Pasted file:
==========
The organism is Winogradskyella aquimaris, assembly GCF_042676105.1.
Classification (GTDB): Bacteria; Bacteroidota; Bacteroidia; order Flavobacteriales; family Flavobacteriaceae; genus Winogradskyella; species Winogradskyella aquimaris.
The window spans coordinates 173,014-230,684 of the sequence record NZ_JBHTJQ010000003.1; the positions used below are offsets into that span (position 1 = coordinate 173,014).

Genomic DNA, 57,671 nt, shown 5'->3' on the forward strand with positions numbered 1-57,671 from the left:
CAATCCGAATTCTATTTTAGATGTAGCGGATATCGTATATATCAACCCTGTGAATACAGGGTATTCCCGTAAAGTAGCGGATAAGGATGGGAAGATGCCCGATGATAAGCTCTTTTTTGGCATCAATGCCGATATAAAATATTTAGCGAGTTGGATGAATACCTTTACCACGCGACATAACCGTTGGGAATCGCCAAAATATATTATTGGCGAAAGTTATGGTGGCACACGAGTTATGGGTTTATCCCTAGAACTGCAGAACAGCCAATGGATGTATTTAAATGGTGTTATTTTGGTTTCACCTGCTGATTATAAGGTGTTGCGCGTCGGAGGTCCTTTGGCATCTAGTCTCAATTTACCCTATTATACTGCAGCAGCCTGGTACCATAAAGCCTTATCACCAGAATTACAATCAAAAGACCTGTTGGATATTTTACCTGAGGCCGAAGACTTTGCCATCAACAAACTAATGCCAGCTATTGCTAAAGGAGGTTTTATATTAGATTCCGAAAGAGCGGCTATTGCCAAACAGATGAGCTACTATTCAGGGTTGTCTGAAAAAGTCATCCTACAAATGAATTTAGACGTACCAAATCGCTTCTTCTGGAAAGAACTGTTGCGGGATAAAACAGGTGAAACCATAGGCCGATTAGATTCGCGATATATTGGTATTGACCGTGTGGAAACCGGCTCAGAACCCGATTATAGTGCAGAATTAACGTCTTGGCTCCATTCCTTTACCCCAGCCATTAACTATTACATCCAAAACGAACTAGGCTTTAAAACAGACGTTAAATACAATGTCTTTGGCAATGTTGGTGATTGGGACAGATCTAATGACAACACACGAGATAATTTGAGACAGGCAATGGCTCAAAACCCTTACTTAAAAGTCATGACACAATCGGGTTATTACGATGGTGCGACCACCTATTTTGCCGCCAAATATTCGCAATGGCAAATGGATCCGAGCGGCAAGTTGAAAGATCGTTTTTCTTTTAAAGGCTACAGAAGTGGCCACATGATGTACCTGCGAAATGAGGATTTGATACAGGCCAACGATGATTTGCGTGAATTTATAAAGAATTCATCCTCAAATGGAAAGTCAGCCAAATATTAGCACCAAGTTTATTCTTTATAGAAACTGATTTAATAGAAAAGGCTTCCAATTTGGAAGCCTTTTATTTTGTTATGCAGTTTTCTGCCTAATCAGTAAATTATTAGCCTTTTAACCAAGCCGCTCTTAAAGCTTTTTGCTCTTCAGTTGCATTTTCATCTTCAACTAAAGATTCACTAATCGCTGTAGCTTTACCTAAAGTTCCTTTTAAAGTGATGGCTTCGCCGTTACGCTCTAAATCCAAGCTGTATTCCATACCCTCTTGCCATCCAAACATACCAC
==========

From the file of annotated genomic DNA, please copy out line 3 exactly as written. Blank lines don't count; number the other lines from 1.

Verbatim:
The window spans coordinates 173,014-230,684 of the sequence record NZ_JBHTJQ010000003.1; the positions used below are offsets into that span (position 1 = coordinate 173,014).